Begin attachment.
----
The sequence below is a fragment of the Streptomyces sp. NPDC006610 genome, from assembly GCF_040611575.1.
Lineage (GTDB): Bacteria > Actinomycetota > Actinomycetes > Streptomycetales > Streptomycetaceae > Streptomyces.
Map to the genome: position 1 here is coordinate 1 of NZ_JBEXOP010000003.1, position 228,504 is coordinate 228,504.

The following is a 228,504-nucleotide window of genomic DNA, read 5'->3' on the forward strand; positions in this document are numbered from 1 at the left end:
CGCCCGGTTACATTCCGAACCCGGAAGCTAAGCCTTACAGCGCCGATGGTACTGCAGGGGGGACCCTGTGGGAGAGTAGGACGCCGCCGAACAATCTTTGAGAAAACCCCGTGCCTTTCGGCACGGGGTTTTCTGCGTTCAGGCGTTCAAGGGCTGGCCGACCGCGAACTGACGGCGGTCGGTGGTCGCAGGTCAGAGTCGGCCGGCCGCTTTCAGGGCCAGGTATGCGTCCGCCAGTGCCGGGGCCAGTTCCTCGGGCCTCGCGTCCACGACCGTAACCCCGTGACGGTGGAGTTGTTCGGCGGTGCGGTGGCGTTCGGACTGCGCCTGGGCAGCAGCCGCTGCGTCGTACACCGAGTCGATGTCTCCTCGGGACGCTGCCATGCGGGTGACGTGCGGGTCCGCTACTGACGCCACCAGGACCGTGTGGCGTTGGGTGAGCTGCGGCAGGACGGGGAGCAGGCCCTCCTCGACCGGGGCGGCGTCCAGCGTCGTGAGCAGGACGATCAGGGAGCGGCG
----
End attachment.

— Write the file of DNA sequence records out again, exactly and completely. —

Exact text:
The sequence below is a fragment of the Streptomyces sp. NPDC006610 genome, from assembly GCF_040611575.1.
Lineage (GTDB): Bacteria > Actinomycetota > Actinomycetes > Streptomycetales > Streptomycetaceae > Streptomyces.
Map to the genome: position 1 here is coordinate 1 of NZ_JBEXOP010000003.1, position 228,504 is coordinate 228,504.

The following is a 228,504-nucleotide window of genomic DNA, read 5'->3' on the forward strand; positions in this document are numbered from 1 at the left end:
CGCCCGGTTACATTCCGAACCCGGAAGCTAAGCCTTACAGCGCCGATGGTACTGCAGGGGGGACCCTGTGGGAGAGTAGGACGCCGCCGAACAATCTTTGAGAAAACCCCGTGCCTTTCGGCACGGGGTTTTCTGCGTTCAGGCGTTCAAGGGCTGGCCGACCGCGAACTGACGGCGGTCGGTGGTCGCAGGTCAGAGTCGGCCGGCCGCTTTCAGGGCCAGGTATGCGTCCGCCAGTGCCGGGGCCAGTTCCTCGGGCCTCGCGTCCACGACCGTAACCCCGTGACGGTGGAGTTGTTCGGCGGTGCGGTGGCGTTCGGACTGCGCCTGGGCAGCAGCCGCTGCGTCGTACACCGAGTCGATGTCTCCTCGGGACGCTGCCATGCGGGTGACGTGCGGGTCCGCTACTGACGCCACCAGGACCGTGTGGCGTTGGGTGAGCTGCGGCAGGACGGGGAGCAGGCCCTCCTCGACCGGGGCGGCGTCCAGCGTCGTGAGCAGGACGATCAGGGAGCGGCG